Although open-source software can be customized to meet a company's specific needs, its inherent complexity could dent the profitability of independent software vendors (ISVs), says Microsoft.
"One of the beauties of the open-source model is that you get a lot of flexibility and componentization. The big downside is complexity," Ryan Gavin, Microsoft's director of platform strategy, said on the sidelines of the company's worldwide partner conference in Boston last month.
Gavin noted that the flexibility of open-source software in meeting specific business needs also means systems integrators and ISVs have to grapple with complexity costs. "It's challenging for partners to build competencies to support Linux, because you never quite know what you're going to be supporting," he added.
"Customers who run Linux could be operating in Red Hat, [Novell's] Suse, or even customized Debian environments," he explained. "You don't get that repeatable [development] process to build your business over time."
Lim Han Sheng, general manager of IBS Synergy, a Malaysian software vendor specializing in chain-store management applications, agreed: "We had to learn [how to build on the] different versions of Linux distributions to meet the demands of customers."
IBS Synergy had started developing products for the Linux platform back in 1998 but gave Linux the boot in early 2004, and now builds its software on the Windows platform. Lim said this was because the company's developers were spending more time hunting for Linux technical support on the Web, and had less time to focus on actual development work.
But another ISV noted that, ultimately, customer choice usually converge on only a couple of Linux variations.
Yap Boon Leong, business development director of Resolvo Systems, a Singapore-based ISV that develops software for the Linux platform, agrees that there are multiple Linux distributions in the marketplace, but said the choice of distributions among enterprises usually boils down to Red Hat and Suse Linux.
As such, ISVs only need to be familiar with these two distributions, negating any complexities that may arise, Yap said. "But for the consumer market, where there is a larger pool of Linux distributions (which include Mandriva, Fedora, Ubuntu and Xandros) being used, ISVs will have to grapple with complexities," he said.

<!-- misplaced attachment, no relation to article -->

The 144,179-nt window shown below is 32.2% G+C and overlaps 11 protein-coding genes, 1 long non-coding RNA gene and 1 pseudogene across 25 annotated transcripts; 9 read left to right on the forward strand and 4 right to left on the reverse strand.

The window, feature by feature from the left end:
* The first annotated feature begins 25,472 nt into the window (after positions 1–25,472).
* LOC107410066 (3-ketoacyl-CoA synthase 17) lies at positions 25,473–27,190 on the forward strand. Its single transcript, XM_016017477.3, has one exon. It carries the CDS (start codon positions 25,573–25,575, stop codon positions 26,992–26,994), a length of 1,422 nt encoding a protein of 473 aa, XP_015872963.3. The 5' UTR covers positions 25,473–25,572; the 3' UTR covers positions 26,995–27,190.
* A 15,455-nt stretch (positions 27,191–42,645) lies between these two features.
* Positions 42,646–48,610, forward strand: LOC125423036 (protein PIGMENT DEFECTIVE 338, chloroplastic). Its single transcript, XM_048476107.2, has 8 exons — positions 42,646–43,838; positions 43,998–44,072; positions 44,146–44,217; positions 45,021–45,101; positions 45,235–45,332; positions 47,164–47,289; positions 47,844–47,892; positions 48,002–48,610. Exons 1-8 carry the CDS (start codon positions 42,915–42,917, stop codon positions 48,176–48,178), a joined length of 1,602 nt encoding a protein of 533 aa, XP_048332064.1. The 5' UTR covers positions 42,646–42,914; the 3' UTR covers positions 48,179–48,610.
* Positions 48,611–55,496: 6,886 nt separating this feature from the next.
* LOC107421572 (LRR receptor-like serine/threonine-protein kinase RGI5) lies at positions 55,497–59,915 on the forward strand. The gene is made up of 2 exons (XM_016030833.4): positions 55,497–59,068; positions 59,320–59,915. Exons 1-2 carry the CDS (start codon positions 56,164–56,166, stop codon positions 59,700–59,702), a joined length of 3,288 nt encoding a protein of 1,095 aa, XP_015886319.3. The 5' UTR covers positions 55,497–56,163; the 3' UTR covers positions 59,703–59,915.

Partners focus on profits, not technical support
Microsoft's Gavin said partners often look for help in marketing and lead-generation activities from software vendors. "The lack of business [support] and the focus on technical issues among Linux vendors does not translate into profitability [for the partners]," he explained.
Citing a recent study from research company IDC, Gavin said ISVs that build applications for Linux systems grew their revenues by 3 percent between 2003 and 2004. Last year, that number shrunk further to 1.6 percent and is "very small compared to the growth rates of the underlying [Linux] platform," he noted. According to IDC, the worldwide Linux server market posted a year-over-year revenue growth of 17 percent during the first quarter this year, despite a 1.9-percent decrease in the overall server market during the same period.
But somewhat contradictory is a study conducted by the Banc of America Securities in June this year. The investment bank surveyed 130 Red Hat partners and found that most were upbeat about their Red Hat business, which they expect to grow by more than 31 percent this year.
When contacted by ZDNet Asia, Harish Pillay, manager of partner development at Red Hat Asia-Pacific and president of Singapore's Linux User Group, declined to comment for this story.
A check on Red Hat's Web site, however, revealed a flurry of partner programs catered for resellers, systems integrators and hardware makers, among others. The Linux vendor also provides opportunities for partners to take part in its marketing activities. In addition, from Aug. 17 this year, Red Hat will kickstart its Open Source Symposium in 14 Asia-Pacific cities, in an effort to debunk any myths and doubts about open-source software.
Of late, Microsoft has also softened its stance against open-source software. It created an open-source lab at Redmond to improve interoperability between open-source software and Microsoft products.
And as part of its shared-source initiative, the software behemoth also set up an online repository called CodePlex for developers to engage in collaborative projects.